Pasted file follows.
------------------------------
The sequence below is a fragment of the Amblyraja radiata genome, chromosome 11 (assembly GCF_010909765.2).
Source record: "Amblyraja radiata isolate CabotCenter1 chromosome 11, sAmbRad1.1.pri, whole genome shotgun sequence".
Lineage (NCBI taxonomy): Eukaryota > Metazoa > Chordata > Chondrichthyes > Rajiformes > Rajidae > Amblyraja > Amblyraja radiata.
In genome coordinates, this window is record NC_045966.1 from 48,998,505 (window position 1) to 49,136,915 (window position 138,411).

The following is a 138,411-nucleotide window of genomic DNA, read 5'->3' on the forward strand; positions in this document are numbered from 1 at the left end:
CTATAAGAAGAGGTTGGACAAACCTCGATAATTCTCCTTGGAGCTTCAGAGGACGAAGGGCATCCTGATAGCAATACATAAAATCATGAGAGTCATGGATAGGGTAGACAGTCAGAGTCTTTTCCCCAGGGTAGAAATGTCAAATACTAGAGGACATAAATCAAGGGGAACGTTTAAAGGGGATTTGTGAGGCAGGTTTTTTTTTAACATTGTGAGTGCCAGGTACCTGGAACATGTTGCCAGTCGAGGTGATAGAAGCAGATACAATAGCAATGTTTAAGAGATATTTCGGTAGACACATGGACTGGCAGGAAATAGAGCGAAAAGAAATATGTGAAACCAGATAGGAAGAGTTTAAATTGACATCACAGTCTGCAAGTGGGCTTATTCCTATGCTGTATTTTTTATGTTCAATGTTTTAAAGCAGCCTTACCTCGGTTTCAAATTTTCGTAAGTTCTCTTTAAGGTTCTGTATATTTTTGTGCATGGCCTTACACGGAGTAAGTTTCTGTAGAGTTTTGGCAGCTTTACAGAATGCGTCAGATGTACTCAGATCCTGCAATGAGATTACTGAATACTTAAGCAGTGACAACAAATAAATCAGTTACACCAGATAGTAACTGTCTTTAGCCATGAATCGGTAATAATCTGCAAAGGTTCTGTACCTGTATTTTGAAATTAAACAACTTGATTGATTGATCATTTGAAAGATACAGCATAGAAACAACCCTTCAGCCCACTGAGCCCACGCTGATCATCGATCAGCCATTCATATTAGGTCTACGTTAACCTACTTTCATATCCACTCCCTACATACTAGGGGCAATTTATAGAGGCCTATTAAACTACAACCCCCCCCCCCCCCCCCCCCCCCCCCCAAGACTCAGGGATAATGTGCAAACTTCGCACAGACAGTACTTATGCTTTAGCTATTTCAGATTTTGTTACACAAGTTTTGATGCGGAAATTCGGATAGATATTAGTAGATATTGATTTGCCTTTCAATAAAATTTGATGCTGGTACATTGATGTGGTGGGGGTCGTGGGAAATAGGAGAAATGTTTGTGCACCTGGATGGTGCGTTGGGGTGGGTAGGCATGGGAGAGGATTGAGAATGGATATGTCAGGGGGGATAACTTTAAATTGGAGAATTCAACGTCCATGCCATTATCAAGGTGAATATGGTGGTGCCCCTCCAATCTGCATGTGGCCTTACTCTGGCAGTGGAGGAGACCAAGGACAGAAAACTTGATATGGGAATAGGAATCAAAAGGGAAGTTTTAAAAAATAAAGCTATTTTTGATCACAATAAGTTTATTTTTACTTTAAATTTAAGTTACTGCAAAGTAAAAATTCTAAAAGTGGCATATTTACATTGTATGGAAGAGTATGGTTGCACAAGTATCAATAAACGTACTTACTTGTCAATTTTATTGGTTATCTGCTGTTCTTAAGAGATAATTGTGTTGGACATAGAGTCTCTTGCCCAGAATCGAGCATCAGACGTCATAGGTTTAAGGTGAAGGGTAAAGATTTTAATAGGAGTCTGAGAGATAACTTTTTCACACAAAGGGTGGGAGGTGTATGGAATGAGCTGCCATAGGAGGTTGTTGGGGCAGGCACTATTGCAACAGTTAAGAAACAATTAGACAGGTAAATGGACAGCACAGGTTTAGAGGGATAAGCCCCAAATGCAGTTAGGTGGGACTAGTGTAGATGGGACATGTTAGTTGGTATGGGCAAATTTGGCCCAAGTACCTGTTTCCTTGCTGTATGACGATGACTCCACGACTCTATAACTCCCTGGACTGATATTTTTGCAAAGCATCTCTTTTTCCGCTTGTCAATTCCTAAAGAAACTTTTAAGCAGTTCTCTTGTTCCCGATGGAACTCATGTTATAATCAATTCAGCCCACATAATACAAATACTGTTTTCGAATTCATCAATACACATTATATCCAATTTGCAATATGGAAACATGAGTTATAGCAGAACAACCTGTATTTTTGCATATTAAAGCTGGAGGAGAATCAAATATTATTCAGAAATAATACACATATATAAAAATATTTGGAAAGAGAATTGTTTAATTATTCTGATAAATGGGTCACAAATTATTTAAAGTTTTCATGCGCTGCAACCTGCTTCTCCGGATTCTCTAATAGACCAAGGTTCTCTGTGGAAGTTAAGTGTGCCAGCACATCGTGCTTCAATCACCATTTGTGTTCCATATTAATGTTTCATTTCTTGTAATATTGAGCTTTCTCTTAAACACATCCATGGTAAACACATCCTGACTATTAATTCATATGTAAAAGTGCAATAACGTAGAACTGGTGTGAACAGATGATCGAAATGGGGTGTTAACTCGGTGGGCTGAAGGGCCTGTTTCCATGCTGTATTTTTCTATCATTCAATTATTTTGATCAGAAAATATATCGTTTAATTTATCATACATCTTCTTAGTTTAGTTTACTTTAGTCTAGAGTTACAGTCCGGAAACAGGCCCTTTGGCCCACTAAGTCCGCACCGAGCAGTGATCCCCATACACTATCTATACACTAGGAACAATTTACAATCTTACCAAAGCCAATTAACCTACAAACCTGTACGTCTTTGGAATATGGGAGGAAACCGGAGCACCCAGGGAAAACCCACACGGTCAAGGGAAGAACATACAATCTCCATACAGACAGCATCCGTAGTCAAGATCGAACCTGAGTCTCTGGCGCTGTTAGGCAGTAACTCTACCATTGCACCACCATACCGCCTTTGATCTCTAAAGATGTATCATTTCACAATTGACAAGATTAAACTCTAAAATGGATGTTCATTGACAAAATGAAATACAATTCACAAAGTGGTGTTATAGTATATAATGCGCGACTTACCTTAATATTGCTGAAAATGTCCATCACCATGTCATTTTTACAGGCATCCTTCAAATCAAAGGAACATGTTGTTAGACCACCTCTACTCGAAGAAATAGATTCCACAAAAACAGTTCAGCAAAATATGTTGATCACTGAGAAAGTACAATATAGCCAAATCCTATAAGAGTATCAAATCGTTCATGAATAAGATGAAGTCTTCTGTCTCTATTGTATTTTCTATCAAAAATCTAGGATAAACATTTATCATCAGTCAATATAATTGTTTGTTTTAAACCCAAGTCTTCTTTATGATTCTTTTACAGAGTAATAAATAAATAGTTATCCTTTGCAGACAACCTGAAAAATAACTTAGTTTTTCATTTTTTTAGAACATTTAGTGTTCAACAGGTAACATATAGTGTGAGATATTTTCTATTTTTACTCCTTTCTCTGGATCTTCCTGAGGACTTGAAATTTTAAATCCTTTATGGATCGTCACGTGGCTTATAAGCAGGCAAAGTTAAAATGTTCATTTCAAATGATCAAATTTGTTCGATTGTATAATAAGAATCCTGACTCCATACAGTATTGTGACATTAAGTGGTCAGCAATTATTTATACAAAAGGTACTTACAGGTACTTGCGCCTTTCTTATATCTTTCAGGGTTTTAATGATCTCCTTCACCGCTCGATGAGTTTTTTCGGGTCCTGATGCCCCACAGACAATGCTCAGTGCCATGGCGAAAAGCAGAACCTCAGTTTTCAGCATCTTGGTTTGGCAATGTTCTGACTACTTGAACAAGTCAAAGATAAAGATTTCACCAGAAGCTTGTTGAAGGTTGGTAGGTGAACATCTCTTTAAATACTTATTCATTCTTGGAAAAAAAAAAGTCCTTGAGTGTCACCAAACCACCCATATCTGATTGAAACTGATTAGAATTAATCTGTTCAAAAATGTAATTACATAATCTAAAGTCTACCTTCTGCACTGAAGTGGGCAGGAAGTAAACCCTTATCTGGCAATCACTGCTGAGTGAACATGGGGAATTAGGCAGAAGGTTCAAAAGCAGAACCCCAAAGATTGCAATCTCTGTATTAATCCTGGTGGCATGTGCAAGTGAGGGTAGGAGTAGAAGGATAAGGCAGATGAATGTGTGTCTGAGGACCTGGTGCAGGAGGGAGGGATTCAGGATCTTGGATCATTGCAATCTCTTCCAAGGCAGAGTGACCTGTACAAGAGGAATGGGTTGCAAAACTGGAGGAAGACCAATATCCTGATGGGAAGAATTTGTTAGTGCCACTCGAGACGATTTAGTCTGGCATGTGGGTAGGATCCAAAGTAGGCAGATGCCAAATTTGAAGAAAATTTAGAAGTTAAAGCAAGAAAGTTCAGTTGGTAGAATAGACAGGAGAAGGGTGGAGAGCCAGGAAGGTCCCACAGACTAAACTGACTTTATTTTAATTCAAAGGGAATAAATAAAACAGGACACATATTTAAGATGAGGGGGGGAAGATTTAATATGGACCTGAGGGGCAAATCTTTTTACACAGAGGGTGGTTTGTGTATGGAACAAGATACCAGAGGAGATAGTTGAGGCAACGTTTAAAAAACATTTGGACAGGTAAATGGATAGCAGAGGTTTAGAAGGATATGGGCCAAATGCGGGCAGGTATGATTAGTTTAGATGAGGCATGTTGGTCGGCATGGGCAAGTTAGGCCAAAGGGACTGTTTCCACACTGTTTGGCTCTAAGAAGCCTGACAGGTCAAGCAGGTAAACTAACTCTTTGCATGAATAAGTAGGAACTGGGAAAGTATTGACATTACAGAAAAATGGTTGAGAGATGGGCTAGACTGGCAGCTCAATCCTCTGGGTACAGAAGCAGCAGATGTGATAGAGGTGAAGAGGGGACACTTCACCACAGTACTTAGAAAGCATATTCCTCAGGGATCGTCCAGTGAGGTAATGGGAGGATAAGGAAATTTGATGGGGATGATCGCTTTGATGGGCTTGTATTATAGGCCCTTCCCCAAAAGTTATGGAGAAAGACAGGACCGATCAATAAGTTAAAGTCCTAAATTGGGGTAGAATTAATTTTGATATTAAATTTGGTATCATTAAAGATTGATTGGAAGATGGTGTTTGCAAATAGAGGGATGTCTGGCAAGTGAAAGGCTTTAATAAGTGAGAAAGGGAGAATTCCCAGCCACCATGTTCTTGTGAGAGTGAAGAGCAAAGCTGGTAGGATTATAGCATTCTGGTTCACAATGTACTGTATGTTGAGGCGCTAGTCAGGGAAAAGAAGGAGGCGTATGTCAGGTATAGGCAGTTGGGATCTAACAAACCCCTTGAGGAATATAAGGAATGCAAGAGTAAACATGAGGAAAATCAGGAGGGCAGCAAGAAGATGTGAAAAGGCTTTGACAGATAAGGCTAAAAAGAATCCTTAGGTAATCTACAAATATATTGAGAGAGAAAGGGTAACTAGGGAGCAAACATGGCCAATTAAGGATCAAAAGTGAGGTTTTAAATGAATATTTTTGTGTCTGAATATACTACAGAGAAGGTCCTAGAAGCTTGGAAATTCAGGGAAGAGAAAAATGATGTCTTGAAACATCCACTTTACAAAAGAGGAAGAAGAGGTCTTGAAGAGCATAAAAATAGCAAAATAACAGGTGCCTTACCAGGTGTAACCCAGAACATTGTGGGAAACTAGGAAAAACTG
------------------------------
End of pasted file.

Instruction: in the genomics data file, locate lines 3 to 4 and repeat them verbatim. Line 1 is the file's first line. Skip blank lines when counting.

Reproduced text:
Lineage (NCBI taxonomy): Eukaryota > Metazoa > Chordata > Chondrichthyes > Rajiformes > Rajidae > Amblyraja > Amblyraja radiata.
In genome coordinates, this window is record NC_045966.1 from 48,998,505 (window position 1) to 49,136,915 (window position 138,411).